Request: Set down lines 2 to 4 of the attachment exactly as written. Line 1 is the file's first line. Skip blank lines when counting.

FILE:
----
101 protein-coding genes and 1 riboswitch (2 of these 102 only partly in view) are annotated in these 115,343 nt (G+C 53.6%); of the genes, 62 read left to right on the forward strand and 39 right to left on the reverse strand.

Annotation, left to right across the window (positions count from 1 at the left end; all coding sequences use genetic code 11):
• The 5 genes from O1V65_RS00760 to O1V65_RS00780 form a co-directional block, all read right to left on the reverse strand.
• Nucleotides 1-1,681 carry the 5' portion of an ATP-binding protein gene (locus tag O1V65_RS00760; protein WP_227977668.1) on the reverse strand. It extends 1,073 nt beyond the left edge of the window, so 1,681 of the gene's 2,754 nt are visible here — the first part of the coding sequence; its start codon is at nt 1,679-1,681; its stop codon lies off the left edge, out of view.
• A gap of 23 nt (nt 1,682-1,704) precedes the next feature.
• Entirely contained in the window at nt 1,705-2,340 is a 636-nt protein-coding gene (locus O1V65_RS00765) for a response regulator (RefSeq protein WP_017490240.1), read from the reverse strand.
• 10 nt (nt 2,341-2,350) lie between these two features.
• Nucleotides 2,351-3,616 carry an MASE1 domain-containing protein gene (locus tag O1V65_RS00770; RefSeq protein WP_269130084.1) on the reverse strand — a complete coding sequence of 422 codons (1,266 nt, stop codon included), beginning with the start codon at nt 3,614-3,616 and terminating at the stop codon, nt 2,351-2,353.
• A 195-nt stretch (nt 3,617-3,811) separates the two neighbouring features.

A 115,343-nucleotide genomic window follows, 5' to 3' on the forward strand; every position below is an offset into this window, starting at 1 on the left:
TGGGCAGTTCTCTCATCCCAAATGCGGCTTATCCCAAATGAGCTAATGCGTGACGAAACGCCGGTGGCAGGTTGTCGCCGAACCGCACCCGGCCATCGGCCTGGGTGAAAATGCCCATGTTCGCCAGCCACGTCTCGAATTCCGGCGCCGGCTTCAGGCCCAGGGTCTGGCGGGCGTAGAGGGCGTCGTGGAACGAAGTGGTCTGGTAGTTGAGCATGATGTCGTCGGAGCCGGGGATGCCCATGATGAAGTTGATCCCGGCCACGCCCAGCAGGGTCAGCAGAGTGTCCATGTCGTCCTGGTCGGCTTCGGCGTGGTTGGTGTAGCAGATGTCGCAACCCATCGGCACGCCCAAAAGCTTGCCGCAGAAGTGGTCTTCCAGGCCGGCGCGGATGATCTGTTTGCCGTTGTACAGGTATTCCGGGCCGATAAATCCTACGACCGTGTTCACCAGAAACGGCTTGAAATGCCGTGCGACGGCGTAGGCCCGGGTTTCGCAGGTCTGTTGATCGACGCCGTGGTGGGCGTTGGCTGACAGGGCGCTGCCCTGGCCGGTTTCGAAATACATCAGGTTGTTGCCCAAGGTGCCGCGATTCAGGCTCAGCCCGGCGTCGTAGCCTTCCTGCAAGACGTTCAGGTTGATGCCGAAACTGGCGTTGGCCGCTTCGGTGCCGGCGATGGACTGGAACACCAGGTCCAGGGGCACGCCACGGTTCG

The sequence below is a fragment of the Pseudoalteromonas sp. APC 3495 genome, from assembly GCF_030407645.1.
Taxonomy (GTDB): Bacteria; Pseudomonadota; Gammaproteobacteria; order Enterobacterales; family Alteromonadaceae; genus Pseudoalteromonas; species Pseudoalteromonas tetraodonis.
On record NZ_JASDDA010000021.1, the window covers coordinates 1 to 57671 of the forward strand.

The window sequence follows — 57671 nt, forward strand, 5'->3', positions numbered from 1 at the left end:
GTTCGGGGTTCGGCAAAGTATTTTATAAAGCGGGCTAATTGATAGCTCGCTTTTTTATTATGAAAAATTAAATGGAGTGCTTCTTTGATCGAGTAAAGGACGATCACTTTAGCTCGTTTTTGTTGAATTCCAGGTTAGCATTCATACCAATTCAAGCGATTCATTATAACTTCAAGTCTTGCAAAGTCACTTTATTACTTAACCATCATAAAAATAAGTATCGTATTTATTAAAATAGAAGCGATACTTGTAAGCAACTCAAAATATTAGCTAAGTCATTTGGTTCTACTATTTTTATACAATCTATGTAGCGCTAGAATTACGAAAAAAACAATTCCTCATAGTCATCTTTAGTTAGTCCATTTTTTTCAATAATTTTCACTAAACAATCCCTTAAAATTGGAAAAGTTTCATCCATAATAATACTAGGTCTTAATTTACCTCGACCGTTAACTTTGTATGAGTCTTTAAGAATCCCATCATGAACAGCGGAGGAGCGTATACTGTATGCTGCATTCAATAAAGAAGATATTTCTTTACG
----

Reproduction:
Annotation, left to right across the window (positions count from 1 at the left end; all coding sequences use genetic code 11):
• The 5 genes from O1V65_RS00760 to O1V65_RS00780 form a co-directional block, all read right to left on the reverse strand.
• Nucleotides 1-1,681 carry the 5' portion of an ATP-binding protein gene (locus tag O1V65_RS00760; protein WP_227977668.1) on the reverse strand. It extends 1,073 nt beyond the left edge of the window, so 1,681 of the gene's 2,754 nt are visible here — the first part of the coding sequence; its start codon is at nt 1,679-1,681; its stop codon lies off the left edge, out of view.